Yesterday's NYTimes sports section had a front page article about former Atlanta Hawk Dan Roundfield, who died while trying to save his wife from drowning in Aruba. (She survived.)
The article included a lot of fond reminiscences of Roundfield from his wife, his sons, and his former teammates. They talked about how he always had a lot of good stories, how he was a devoted father, and how he was an underrated basketball player. It also highlighted how he had stayed married to the same wife throughout his career.
There were multiple pictures of the Roundfields in the article.
Roundfield sounds as if he was an all around great guy, and deserving of whatever publicity he gets.
The woman who actually saved his wife from drowning was Nicole Brandt, a 43-year-old massage therapist. She swam out to where the current was dangerous in order to save a complete stranger from being pulled out to sea. The Times described her role, but included no picture of her. This is somewhat understandable, as the article was in the sports section and Brandt wasn't a sports star, merely part of the faceless middle class.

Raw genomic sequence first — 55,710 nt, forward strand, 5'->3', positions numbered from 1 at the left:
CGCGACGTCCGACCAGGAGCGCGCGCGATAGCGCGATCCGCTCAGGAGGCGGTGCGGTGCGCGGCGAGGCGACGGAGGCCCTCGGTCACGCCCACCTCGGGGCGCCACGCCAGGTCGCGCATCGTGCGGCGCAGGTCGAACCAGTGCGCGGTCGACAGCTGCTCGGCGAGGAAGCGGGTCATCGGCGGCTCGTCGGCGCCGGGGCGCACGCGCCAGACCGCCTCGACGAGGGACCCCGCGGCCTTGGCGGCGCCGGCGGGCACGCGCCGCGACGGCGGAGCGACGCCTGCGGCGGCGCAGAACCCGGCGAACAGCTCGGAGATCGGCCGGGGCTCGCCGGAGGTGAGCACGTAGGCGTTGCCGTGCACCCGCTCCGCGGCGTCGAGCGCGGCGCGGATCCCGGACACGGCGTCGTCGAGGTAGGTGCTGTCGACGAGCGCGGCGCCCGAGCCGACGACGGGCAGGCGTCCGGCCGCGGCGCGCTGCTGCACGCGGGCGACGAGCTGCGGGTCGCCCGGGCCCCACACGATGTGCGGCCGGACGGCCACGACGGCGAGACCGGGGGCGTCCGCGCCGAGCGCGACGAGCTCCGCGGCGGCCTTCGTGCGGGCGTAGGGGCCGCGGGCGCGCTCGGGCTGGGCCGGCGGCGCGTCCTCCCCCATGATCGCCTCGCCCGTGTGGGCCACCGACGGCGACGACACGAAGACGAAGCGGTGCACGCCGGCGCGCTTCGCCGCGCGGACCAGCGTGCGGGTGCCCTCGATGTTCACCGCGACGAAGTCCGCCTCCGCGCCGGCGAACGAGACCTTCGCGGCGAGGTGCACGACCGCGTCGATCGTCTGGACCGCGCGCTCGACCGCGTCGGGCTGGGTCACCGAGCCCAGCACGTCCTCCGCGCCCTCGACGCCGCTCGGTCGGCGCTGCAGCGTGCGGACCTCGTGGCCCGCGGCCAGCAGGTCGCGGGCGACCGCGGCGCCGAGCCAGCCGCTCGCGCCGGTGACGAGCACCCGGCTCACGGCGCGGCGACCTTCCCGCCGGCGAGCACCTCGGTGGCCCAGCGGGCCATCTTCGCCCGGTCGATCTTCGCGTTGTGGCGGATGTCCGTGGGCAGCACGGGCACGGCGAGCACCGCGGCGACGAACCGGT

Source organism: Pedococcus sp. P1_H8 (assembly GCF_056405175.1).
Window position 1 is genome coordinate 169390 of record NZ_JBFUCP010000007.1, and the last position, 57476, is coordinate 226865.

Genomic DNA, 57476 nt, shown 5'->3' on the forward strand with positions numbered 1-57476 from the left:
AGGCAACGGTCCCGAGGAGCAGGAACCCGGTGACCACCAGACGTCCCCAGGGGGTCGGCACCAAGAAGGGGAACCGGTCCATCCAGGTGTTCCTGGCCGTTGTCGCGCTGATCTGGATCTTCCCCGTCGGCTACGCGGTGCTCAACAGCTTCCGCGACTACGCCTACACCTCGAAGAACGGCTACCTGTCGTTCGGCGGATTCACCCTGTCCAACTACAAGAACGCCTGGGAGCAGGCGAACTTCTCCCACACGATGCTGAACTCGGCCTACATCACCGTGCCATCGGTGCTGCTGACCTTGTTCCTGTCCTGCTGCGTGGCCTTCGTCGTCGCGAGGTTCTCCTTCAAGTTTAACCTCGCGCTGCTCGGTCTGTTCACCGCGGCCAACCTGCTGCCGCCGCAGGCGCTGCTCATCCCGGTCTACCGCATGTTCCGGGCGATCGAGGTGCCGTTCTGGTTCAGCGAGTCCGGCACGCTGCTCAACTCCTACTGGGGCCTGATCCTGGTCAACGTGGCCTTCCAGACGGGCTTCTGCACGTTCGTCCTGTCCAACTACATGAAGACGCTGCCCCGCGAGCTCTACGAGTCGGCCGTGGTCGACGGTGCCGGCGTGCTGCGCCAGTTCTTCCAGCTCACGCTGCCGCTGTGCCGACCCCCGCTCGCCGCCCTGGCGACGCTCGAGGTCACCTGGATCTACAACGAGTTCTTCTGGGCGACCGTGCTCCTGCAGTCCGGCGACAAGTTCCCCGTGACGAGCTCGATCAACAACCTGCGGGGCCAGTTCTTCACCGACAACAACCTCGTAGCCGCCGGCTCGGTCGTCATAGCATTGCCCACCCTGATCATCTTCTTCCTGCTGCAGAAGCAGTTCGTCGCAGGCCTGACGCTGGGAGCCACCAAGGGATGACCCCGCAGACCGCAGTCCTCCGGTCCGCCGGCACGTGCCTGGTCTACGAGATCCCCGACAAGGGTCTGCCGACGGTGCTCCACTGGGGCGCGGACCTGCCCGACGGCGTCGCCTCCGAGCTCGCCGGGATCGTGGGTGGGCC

But it makes one wonder, what if a white sports figure had drowned while trying to save his wife? Would he have gotten as much ink in the Times a year later? Somehow I doubt it.
A while back Al Neuharth, the late founder of USA Today, said that he wanted a positive black role model on the front page of his newspaper every single day. There are certainly enough positive black role models to fulfill that directive. And you wouldn't have to tell any lies in order to do so, though it might require articles that are less than newsworthy. But when a newspaper -- like USA Today, or the Times -- treats one race differently by consistently trying to emphasize the positive about them and ignoring the negative, it adds up to a big lie.
Likewise, when a newspaper gives a lot of publicity to a perceived white-on-black crime, like the one George Zimmerman was tried for, and simultaneously ignores the far more multitudinous and unprovoked instances of black-on-white crime, that, too, adds up to a big lie.
As I said above, Roundfield sounds like a great guy, as well as a hero, and I certainly don't begrudge him whatever accolades are heaped on him.
But my guess is that had he been white, the Times article wouldn't have been written.
Unless, of course, he'd been Jewish.
In that case, the incident in Aruba would most likely have been turned into a movie.